As budget surprises go, there was little to beat finance minister Nirmala Sitharaman’s 5 July announcement that India would go overseas to partially fund its borrowing plan for the year, setting the stage for the country’s first ever sovereign bond issue in foreign currency. The excitement among some investors is palpable. External debt would mean that much less domestic funds would be sought by the government, which in turn would reduce yields in the Indian bond market, help banks pass on policy rate cuts to their loan customers, and ease credit availability to the private sector in general. The added advantage is that interest rates in the West right now are especially low, and so foreign money can be raised quite cheaply—at less than half the domestic rate, by one estimate. With India’s overall external debt just about one-fifth of its gross domestic product, over-indebtedness is not a big worry. Yet, it would serve us well not to rush forth with an issue without a close analysis of what it could expose the country to.
Take the exchange rate risk entailed. If the rupee weakens over the tenure of the paper, the government’s payback burden would increase, since it would take more rupees to buy each dollar, euro, yen, etc. This risk can be hedged, no doubt, but doing so against a sharp rupee decline—or, say, a global economic shock—would cost a lot. That’s not all. On a macroeconomic level, a large foreign bond issue could well tilt India’s broad policy frame in favour of a strong rupee. Sure, the central bank’s stated stance on currency markets is to intervene only to contain excessive volatility, not to guide its direction, but what an economy is geared for makes a significant difference. In trade theory, a floating exchange rate moves up and down with the demand and supply of the currency for the purpose of imports and exports; currency shifts make products cheaper or dearer and thus act as a mechanism to balance trade. In the real world, however, the rupee’s value is largely determined by capital inflows and outflows. An inward gush of dollars often pushes it up, even as exports get outpriced and suffer. Coupled with a need to lighten the payback burden, an over- dependence on foreign investment might leave our exports even less competitive, which would make it harder to pursue export-driven economic expansion, East Asian style.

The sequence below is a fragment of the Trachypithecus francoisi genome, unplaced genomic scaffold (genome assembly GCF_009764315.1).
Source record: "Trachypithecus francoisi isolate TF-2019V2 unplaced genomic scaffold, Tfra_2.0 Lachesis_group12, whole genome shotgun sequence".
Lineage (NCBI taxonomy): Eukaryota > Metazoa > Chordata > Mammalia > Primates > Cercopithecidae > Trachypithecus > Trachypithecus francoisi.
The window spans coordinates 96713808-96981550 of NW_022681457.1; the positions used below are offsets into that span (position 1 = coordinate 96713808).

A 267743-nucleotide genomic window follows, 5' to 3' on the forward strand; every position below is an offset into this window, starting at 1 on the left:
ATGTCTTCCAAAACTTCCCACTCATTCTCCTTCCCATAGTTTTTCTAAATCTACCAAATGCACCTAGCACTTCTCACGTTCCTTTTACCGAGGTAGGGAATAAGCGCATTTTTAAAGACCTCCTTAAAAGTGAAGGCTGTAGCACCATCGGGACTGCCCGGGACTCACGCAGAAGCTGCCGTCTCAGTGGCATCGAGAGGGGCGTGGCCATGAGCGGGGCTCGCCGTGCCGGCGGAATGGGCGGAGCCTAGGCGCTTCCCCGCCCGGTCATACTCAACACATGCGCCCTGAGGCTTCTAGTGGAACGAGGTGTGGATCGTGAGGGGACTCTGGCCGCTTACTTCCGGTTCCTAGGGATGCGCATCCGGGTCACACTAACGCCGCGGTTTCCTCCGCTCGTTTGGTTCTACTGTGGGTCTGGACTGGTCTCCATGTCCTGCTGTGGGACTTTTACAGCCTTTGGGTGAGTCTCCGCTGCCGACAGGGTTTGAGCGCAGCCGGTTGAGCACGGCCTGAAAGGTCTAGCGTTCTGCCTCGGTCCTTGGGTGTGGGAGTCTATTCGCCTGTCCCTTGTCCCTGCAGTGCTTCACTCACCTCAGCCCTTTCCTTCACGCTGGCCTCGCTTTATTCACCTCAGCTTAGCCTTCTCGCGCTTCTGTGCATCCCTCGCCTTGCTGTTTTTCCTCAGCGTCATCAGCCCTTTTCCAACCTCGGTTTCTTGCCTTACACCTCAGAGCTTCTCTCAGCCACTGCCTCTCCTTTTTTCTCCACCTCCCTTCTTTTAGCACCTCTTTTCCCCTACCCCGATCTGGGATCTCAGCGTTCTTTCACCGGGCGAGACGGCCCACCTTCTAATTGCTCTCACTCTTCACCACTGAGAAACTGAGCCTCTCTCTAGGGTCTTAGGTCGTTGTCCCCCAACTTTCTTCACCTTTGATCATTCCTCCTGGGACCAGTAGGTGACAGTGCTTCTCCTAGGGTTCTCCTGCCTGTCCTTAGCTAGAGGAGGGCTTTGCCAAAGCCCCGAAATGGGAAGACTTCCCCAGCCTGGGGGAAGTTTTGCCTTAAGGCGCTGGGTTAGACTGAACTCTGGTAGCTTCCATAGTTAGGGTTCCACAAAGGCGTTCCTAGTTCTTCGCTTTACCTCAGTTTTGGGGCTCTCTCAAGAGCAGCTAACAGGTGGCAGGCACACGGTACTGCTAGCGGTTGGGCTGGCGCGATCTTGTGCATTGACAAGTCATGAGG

While dollar bonds are a temptation, their broader impact could be harsh. Not that India should junk the idea. Government estimates peg the sum to be raised overseas at around $10 billion this fiscal year, about one-tenth of the total borrowing plan. This proportion looks manageable. It’s unlikely to worsen India’s vulnerability to external factors. Also, if Indian sovereign bonds become part of international market indices, their prices would set a reliable interest rate benchmark for overseas credit sought by Indian firms, which should ease their access to foreign loans. But if sovereign issuances slip out of control, with more and more bonds being hawked that heighten risks in ill-understood ways, then it would be a case of a bold idea gone bad. Taken on recklessly, foreign debt could pose threats to the Indian economy that local policy actions may not be able to neutralize. New Delhi would be well advised to adopt a measured approach. Study every aspect of it closely, and then proceed with due caution.